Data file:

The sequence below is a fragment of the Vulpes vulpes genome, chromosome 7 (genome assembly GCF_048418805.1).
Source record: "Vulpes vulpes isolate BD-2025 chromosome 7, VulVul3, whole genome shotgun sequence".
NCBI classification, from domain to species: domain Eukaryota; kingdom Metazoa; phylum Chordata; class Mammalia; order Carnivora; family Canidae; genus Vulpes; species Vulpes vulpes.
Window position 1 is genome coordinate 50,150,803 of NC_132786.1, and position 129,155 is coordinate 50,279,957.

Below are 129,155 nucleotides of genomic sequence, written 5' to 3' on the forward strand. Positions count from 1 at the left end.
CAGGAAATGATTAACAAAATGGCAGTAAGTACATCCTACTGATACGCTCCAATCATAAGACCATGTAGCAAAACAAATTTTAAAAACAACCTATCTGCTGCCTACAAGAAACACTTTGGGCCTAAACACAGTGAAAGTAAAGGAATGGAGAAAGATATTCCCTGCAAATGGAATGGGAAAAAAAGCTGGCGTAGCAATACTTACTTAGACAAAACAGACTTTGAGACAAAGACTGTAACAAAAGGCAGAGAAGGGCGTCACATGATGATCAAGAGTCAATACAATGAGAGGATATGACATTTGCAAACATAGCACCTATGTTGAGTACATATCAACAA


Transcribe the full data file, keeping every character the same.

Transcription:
The sequence below is a fragment of the Vulpes vulpes genome, chromosome 7 (genome assembly GCF_048418805.1).
Source record: "Vulpes vulpes isolate BD-2025 chromosome 7, VulVul3, whole genome shotgun sequence".
NCBI classification, from domain to species: domain Eukaryota; kingdom Metazoa; phylum Chordata; class Mammalia; order Carnivora; family Canidae; genus Vulpes; species Vulpes vulpes.
Window position 1 is genome coordinate 50,150,803 of NC_132786.1, and position 129,155 is coordinate 50,279,957.

Below are 129,155 nucleotides of genomic sequence, written 5' to 3' on the forward strand. Positions count from 1 at the left end.
CAGGAAATGATTAACAAAATGGCAGTAAGTACATCCTACTGATACGCTCCAATCATAAGACCATGTAGCAAAACAAATTTTAAAAACAACCTATCTGCTGCCTACAAGAAACACTTTGGGCCTAAACACAGTGAAAGTAAAGGAATGGAGAAAGATATTCCCTGCAAATGGAATGGGAAAAAAAGCTGGCGTAGCAATACTTACTTAGACAAAACAGACTTTGAGACAAAGACTGTAACAAAAGGCAGAGAAGGGCGTCACATGATGATCAAGAGTCAATACAATGAGAGGATATGACATTTGCAAACATAGCACCTATGTTGAGTACATATCAACAA